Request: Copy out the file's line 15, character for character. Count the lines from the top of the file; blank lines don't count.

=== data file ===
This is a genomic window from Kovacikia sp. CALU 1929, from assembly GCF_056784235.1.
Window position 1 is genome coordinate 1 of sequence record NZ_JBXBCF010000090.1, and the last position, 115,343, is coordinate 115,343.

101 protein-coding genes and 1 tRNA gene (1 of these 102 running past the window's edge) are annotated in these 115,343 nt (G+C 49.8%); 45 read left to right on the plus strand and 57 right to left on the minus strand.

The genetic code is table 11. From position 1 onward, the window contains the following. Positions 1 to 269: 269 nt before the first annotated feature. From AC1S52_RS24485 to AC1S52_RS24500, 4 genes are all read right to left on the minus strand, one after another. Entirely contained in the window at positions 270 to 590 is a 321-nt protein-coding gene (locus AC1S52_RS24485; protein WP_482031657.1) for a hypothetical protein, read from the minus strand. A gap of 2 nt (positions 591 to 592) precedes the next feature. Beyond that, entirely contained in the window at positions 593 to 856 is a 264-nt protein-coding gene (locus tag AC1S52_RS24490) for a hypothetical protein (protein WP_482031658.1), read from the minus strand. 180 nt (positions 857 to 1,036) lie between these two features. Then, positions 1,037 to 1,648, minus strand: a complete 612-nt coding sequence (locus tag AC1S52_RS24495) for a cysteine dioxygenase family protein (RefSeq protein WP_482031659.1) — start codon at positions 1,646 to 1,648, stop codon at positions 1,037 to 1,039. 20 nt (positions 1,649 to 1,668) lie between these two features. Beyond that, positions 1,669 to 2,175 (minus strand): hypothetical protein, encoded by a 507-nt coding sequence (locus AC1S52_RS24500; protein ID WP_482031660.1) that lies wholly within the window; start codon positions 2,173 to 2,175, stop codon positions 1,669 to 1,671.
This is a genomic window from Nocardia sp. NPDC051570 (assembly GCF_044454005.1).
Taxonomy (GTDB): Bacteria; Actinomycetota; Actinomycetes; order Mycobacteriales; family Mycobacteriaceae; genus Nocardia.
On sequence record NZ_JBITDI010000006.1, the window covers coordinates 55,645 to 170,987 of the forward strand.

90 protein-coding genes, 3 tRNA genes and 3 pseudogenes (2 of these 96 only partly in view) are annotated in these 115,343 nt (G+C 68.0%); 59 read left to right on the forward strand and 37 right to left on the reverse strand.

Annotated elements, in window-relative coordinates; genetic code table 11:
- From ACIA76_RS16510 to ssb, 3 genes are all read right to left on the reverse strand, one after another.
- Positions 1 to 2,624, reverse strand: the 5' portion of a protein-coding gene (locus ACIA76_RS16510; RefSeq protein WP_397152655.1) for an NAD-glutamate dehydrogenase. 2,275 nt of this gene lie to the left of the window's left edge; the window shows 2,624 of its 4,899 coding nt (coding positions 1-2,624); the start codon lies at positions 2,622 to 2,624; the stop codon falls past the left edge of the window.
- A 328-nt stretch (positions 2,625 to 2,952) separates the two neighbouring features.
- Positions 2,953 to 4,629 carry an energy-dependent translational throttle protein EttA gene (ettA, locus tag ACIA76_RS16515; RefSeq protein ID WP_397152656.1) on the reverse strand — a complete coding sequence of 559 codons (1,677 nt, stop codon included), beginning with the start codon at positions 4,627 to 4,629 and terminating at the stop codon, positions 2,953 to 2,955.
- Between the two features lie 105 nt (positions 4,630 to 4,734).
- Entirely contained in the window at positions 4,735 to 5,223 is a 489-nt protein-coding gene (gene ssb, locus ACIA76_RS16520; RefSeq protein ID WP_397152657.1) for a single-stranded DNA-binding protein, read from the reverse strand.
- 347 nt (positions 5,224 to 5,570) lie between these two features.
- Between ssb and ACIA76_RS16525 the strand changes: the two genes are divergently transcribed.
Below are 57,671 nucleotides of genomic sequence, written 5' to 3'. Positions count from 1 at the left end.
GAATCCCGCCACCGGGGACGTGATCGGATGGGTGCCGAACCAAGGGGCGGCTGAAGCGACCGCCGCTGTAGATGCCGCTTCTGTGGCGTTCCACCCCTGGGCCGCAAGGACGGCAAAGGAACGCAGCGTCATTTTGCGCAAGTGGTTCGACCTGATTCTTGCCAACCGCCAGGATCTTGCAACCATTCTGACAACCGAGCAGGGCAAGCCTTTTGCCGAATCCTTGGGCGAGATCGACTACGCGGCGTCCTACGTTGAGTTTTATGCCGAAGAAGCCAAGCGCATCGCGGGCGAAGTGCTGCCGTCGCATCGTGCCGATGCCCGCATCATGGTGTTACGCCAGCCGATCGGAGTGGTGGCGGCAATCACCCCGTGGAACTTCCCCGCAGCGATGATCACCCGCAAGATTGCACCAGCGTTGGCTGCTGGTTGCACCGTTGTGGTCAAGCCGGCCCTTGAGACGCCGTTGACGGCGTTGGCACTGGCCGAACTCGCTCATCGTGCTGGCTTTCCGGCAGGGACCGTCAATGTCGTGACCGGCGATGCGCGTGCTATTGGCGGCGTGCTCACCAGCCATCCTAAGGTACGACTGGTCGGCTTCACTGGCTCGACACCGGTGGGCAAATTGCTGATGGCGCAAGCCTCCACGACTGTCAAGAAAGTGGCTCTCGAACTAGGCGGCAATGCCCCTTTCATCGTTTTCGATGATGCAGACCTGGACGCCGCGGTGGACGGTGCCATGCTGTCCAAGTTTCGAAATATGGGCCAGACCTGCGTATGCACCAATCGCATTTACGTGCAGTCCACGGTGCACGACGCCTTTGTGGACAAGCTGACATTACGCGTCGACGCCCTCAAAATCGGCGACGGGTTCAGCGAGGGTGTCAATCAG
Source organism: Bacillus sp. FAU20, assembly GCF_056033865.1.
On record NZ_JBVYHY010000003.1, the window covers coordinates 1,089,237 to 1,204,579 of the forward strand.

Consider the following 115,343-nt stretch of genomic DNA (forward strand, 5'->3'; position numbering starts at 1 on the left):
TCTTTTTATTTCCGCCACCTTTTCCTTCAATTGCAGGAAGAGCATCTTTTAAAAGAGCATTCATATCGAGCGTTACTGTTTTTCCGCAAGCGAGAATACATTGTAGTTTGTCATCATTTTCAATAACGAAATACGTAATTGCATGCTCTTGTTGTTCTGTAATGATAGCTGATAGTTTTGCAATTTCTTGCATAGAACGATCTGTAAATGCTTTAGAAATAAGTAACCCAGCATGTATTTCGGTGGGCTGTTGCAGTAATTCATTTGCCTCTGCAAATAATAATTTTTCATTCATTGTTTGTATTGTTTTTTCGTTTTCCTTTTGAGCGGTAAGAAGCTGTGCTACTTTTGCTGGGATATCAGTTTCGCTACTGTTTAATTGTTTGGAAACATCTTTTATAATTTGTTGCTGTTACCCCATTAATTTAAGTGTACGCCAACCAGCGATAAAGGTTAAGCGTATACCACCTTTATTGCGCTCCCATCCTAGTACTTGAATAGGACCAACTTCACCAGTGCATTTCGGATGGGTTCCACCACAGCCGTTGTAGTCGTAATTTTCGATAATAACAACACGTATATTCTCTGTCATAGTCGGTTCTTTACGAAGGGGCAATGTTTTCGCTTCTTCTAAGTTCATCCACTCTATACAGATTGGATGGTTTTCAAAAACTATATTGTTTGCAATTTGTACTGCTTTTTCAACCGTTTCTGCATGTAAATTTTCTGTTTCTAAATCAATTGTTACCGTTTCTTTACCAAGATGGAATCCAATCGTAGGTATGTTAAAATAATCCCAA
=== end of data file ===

- Entirely contained in the window at positions 4,735 to 5,223 is a 489-nt protein-coding gene (gene ssb, locus ACIA76_RS16520; RefSeq protein ID WP_397152657.1) for a single-stranded DNA-binding protein, read from the reverse strand.